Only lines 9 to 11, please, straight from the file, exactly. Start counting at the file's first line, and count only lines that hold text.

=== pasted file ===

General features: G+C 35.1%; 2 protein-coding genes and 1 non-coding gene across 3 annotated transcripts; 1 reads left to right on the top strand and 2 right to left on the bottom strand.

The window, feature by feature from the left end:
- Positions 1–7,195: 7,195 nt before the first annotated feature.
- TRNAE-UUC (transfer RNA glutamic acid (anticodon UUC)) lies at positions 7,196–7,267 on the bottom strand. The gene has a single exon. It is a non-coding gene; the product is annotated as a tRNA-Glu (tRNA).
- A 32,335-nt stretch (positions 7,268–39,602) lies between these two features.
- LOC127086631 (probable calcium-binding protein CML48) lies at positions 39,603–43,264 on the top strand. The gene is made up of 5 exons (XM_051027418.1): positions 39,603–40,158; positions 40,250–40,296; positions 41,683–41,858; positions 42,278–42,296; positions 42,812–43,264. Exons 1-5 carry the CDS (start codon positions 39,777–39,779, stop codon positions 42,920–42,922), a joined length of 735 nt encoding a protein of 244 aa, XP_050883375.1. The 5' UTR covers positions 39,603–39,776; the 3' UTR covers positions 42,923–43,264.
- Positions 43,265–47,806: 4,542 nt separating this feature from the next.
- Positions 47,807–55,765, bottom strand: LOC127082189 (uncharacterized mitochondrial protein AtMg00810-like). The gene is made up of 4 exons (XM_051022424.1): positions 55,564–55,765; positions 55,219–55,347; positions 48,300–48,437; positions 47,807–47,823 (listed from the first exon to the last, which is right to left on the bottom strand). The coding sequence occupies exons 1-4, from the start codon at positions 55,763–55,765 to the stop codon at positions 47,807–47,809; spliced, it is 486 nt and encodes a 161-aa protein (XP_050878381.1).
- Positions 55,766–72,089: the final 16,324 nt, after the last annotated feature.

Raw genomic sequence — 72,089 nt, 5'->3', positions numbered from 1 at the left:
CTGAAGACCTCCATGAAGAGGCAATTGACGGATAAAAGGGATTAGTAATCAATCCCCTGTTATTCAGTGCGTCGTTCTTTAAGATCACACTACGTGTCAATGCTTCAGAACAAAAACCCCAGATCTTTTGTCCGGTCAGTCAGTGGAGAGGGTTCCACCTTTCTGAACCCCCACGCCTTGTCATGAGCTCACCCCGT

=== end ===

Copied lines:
- Positions 55,766–72,089: the final 16,324 nt, after the last annotated feature.

Raw genomic sequence — 72,089 nt, 5'->3', positions numbered from 1 at the left:
CTGAAGACCTCCATGAAGAGGCAATTGACGGATAAAAGGGATTAGTAATCAATCCCCTGTTATTCAGTGCGTCGTTCTTTAAGATCACACTACGTGTCAATGCTTCAGAACAAAAACCCCAGATCTTTTGTCCGGTCAGTCAGTGGAGAGGGTTCCACCTTTCTGAACCCCCACGCCTTGTCATGAGCTCACCCCGT